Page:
// For label definition.
int Bottom=1;
int Right=2;
int Top=3;
int Left=4;

// The triangulated domain Th is on the left side of its boundary.
mesh Th = square(10, 10, [(x*2)-1., (y*2)-1.]);
plot(Th, ps="ThRectX.eps", wait = true);

// Define a function f.
func f = x * y;

// The finite element space defined over Th is called Vh here.
fespace Vh(Th, P2);
Vh u, v;	// Declare u and v as piecewise P2-continuous functions.

// Get the clock in seconds.
real cpu=clock();

// Define a PDE, that just integrates f with respect to Y...
solve SimpleXInt(u, v)
	= int2d(Th)(
		dy(u) * v			// Let this be valid syntax.
	- int2d(Th)(
	+ on(Bottom, u=0);		// The boundary condition at the start of the integral.

// Plot the result...
plot(u, cmm="Is this an example of the Poisson Equation? f=x*y",
	ps="SimpIntX.eps", value=true, wait = true);

// Display the total computational time.
cout << "CPU time = " << (clock()-cpu) << endl;


The way this script works hinges on a simple idea: ‘dx(u)‘ can accurately be computed by FreeFem as ‘the derivative of (u) with respect to (x)’, and evaluates to a real number. Since it was possible just to multiply a function that also evaluates to a real number by ‘v‘, and thus form the RHS of the equation, it should be just as easy, to write ‘dx(u) * v‘ as the LHS. And, after having fixed some minor technicalities peculiar to computing first-order integrals, one can see that this valid syntax computes ‘f(x,y):=x*y‘, and then integrates it once, in the direction that the Y-axis is positive.







(Updated 7/25/2021, 22h00… )

Continue reading Proof that FreeFem allows a Simple Integral, to be restated as a PDE, and then solved over 1 axis.

Proving that FreeFem is capable of solving PDEs, in which a boundary’s values exist as a function, and not as a constant.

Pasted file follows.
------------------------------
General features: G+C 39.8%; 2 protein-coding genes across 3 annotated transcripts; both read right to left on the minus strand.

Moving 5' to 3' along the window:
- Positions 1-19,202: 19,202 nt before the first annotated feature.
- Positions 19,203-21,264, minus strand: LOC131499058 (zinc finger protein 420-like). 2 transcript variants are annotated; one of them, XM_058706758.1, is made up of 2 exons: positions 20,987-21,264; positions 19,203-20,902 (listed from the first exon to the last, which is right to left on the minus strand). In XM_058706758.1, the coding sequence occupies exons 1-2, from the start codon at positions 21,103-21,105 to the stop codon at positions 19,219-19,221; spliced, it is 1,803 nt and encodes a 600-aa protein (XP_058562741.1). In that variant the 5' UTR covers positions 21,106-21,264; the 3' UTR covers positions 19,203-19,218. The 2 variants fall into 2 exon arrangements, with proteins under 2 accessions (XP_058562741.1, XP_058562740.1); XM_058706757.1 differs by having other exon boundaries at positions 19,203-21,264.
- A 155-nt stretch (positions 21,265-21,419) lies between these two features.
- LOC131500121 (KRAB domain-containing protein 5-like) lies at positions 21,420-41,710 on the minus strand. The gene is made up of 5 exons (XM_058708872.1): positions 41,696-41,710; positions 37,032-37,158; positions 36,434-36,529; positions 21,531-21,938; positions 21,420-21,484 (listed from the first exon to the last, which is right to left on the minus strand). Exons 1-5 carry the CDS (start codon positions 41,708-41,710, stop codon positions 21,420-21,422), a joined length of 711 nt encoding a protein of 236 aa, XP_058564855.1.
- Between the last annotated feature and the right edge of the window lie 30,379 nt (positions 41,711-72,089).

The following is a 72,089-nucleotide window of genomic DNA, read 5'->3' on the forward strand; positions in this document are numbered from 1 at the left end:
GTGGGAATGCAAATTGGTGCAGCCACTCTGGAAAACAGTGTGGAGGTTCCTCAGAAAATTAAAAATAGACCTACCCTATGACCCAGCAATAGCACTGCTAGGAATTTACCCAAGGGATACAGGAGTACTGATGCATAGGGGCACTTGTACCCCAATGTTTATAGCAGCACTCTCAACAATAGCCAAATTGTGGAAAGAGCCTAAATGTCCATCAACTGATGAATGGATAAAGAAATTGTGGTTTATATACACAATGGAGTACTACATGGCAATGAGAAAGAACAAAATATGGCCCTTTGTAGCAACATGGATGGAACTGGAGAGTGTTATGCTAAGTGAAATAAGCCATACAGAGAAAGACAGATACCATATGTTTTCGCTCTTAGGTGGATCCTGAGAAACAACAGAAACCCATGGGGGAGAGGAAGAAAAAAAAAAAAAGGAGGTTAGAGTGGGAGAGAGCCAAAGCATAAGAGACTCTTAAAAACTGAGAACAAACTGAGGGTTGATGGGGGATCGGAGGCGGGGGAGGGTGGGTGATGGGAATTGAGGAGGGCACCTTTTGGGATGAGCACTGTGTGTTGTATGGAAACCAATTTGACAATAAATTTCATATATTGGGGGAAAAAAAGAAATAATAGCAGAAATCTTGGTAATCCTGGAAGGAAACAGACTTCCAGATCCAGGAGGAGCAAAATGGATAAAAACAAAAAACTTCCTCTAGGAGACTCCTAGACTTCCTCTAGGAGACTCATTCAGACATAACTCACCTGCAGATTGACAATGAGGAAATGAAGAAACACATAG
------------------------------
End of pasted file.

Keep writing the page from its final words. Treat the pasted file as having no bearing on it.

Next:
One of the subjects which have been fascinating me in recent days and weeks, has been the program ‘FreeFem’, which is an open-source program, that approximates solutions to “Partial Differential Equations” – ‘PDE’s – such that the solutions result as Finite Element functions, the interpolations of which are also continuous.

A stipulation is to be solved for each time, that an equation that subtracts some sort of ‘regular function’ from the gradients of the solution-function, results in values that converge on zero. Presumably, one of the many strategies which FreeFem applies, to achieve this result, is successive approximation. I’ve written in numerous postings, what my hypotheses are, as to the detailed calculations which FreeFem might be performing. But in reality, the program achieves its goals so well, that the underlying Math can be difficult if not impossible to reveal, in a scripting language which is supposed to solve the PDE instead, in such a way that evidence of the methodology cancels out, on the solution. Thus, I have no real proof for most of my hypotheses.

One recent observation which I did want to follow up my own postings about, was, that the default situation for the PDEs is one, in which a Test Function is to be matched by the gradients of the solution, and, that Dirichlet Boundaries are defined, at which the value of the solution must be one exact value for each boundary. In contrast with this situation, FreeFem allows PDEs to be defined using the ‘- int1d(...) (...)‘ expression, which then replaces such a Test Function, and which effectively tells the solver, ‘Please don’t integrate this function.’

And, because the developers became ambitious with their goal, that very complicated meshes can be constructed and then solved over, that have numerous boundaries and not just 2 or 4, I suppose this also means that a PDE of the sort which I just described will receive values of some sort, as long as at least 1 boundary receives a Dirichlet value.

The following script generates and then plots such a PDE:


// Load Cubic polynomial interpolator
load "Element_P3";

// Caution:
// Cubic interpolations are often unneccessary, and may
// overshoot their endpoints.
// They're usually only needed, for second-degree